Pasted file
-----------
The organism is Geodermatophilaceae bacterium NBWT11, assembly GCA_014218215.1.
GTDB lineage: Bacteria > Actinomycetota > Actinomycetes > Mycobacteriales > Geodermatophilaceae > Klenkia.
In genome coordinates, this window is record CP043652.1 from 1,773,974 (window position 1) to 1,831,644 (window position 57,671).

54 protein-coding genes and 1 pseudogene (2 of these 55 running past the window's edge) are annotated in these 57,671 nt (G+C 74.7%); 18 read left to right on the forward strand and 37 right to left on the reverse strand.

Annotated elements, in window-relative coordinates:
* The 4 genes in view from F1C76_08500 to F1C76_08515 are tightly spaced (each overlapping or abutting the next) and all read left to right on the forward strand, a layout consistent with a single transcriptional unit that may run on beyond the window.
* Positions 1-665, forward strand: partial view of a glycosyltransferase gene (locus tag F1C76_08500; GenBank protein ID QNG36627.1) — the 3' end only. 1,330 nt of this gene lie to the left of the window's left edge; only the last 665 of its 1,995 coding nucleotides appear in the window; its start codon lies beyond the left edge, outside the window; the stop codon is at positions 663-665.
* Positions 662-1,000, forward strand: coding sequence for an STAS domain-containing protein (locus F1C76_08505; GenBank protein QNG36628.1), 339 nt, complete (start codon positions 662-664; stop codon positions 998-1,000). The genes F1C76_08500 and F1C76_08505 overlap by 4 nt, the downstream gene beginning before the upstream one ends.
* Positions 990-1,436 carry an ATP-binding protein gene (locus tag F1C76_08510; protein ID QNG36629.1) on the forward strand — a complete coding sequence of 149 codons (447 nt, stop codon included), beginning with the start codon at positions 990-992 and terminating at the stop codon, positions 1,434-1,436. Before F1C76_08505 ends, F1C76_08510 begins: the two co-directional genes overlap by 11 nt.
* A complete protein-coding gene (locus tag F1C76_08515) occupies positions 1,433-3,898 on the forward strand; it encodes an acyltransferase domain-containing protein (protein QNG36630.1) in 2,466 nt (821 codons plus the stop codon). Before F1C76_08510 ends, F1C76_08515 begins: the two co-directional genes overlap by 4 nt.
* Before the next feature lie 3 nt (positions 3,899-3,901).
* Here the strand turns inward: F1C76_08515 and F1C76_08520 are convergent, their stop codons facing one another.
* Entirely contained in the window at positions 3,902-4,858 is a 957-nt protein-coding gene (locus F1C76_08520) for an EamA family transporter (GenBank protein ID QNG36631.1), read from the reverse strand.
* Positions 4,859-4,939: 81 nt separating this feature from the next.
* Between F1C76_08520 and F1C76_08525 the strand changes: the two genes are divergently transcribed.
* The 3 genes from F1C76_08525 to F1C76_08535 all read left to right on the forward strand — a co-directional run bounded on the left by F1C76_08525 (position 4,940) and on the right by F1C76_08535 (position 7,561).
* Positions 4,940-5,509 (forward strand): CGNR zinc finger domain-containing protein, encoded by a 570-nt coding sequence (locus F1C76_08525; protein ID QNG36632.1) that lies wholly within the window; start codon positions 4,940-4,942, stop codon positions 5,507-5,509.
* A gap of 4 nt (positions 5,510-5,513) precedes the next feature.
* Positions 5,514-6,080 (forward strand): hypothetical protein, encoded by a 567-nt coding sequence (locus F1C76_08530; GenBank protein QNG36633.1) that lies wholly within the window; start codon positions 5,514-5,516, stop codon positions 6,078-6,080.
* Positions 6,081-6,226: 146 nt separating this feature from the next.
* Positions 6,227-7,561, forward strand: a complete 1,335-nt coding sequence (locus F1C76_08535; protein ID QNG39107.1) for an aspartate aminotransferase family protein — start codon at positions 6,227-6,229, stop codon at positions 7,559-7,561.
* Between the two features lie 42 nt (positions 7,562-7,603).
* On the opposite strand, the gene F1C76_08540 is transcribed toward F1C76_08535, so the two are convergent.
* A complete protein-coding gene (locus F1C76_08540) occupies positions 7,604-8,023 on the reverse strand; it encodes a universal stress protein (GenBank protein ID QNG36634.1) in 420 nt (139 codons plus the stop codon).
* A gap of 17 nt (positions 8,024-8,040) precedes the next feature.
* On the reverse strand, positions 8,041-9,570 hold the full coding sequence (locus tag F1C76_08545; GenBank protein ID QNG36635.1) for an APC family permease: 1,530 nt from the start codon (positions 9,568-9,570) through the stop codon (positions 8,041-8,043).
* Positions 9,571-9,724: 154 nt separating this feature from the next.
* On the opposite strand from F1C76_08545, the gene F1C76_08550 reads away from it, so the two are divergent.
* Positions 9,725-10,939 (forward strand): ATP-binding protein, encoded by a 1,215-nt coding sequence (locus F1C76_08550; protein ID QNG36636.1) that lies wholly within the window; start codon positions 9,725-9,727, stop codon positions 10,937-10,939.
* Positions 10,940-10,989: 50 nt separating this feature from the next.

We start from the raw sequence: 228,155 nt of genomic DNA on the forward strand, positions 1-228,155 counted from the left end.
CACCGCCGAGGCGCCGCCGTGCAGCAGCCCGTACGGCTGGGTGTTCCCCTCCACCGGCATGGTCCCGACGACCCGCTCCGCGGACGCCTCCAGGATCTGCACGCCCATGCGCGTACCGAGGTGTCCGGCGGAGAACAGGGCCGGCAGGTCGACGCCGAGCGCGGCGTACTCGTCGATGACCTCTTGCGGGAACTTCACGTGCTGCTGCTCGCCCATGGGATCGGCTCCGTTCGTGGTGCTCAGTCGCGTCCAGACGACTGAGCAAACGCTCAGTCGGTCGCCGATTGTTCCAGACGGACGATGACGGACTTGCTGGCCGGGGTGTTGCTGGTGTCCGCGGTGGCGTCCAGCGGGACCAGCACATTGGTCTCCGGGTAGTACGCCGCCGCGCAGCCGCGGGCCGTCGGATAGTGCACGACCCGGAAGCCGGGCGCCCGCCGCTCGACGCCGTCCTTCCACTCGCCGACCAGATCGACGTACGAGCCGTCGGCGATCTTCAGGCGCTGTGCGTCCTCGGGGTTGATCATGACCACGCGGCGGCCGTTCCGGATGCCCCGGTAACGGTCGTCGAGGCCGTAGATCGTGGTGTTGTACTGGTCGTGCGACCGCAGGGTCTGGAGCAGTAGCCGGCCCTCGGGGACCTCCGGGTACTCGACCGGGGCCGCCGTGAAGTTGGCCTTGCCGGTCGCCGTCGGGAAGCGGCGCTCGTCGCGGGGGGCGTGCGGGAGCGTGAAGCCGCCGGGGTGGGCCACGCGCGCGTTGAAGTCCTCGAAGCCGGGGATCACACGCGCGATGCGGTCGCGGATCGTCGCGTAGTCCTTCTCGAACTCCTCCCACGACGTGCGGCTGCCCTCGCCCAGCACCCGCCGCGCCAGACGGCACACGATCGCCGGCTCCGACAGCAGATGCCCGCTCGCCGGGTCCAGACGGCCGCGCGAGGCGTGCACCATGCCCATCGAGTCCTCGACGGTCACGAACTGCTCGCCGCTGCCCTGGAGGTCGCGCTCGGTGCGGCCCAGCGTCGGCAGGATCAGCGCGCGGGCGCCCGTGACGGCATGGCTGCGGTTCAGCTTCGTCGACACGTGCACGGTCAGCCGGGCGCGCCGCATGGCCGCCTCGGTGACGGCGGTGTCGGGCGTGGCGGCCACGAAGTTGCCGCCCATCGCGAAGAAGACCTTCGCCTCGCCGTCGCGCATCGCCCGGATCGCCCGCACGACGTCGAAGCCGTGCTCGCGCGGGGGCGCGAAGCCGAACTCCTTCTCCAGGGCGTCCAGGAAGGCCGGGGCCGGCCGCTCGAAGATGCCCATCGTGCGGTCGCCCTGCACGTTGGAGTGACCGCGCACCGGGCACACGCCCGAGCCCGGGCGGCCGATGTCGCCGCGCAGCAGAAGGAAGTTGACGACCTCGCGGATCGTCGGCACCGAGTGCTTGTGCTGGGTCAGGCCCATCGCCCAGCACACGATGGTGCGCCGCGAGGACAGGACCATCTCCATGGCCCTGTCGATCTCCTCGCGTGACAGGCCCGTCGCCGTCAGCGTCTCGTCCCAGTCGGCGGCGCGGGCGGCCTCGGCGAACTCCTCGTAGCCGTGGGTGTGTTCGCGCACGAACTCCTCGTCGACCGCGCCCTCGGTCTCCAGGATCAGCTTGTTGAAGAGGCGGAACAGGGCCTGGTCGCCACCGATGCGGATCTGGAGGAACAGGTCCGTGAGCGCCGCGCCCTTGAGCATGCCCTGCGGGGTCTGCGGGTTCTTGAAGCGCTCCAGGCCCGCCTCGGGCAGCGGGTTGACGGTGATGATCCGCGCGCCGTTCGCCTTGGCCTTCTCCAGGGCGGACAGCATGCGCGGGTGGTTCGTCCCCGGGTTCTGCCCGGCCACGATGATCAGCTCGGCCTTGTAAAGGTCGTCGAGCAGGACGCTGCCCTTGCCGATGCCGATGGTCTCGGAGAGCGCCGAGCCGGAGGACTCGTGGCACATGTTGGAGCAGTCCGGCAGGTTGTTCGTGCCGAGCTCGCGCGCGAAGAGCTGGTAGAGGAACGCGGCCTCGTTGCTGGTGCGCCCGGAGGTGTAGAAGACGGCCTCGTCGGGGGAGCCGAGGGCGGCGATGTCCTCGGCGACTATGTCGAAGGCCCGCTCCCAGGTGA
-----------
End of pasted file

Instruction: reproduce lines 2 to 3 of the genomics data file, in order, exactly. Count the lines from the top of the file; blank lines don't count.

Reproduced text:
GTDB lineage: Bacteria > Actinomycetota > Actinomycetes > Mycobacteriales > Geodermatophilaceae > Klenkia.
In genome coordinates, this window is record CP043652.1 from 1,773,974 (window position 1) to 1,831,644 (window position 57,671).